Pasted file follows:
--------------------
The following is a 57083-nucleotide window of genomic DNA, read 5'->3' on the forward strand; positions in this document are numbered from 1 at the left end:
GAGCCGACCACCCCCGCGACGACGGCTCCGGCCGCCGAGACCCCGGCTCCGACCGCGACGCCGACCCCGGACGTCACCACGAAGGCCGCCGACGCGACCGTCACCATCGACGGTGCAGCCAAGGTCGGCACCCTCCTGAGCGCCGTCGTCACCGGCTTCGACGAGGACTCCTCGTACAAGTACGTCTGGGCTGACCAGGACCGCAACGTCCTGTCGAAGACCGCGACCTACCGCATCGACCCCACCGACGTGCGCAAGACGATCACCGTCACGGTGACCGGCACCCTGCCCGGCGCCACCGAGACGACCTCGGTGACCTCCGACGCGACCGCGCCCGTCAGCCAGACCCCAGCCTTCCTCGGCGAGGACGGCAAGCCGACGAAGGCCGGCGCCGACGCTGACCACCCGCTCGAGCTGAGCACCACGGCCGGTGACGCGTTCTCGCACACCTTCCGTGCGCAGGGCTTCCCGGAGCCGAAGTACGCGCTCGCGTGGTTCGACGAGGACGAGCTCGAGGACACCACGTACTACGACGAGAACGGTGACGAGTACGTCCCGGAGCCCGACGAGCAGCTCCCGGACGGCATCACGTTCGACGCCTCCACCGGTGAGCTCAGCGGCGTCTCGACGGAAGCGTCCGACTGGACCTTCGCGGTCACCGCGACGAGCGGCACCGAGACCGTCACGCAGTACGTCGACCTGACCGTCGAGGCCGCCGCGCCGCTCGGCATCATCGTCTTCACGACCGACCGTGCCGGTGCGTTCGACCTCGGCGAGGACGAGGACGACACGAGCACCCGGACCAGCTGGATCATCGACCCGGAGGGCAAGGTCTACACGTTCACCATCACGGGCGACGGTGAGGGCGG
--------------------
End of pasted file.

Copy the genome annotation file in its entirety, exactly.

The following is a 57083-nucleotide window of genomic DNA, read 5'->3' on the forward strand; positions in this document are numbered from 1 at the left end:
GAGCCGACCACCCCCGCGACGACGGCTCCGGCCGCCGAGACCCCGGCTCCGACCGCGACGCCGACCCCGGACGTCACCACGAAGGCCGCCGACGCGACCGTCACCATCGACGGTGCAGCCAAGGTCGGCACCCTCCTGAGCGCCGTCGTCACCGGCTTCGACGAGGACTCCTCGTACAAGTACGTCTGGGCTGACCAGGACCGCAACGTCCTGTCGAAGACCGCGACCTACCGCATCGACCCCACCGACGTGCGCAAGACGATCACCGTCACGGTGACCGGCACCCTGCCCGGCGCCACCGAGACGACCTCGGTGACCTCCGACGCGACCGCGCCCGTCAGCCAGACCCCAGCCTTCCTCGGCGAGGACGGCAAGCCGACGAAGGCCGGCGCCGACGCTGACCACCCGCTCGAGCTGAGCACCACGGCCGGTGACGCGTTCTCGCACACCTTCCGTGCGCAGGGCTTCCCGGAGCCGAAGTACGCGCTCGCGTGGTTCGACGAGGACGAGCTCGAGGACACCACGTACTACGACGAGAACGGTGACGAGTACGTCCCGGAGCCCGACGAGCAGCTCCCGGACGGCATCACGTTCGACGCCTCCACCGGTGAGCTCAGCGGCGTCTCGACGGAAGCGTCCGACTGGACCTTCGCGGTCACCGCGACGAGCGGCACCGAGACCGTCACGCAGTACGTCGACCTGACCGTCGAGGCCGCCGCGCCGCTCGGCATCATCGTCTTCACGACCGACCGTGCCGGTGCGTTCGACCTCGGCGAGGACGAGGACGACACGAGCACCCGGACCAGCTGGATCATCGACCCGGAGGGCAAGGTCTACACGTTCACCATCACGGGCGACGGTGAGGGCGG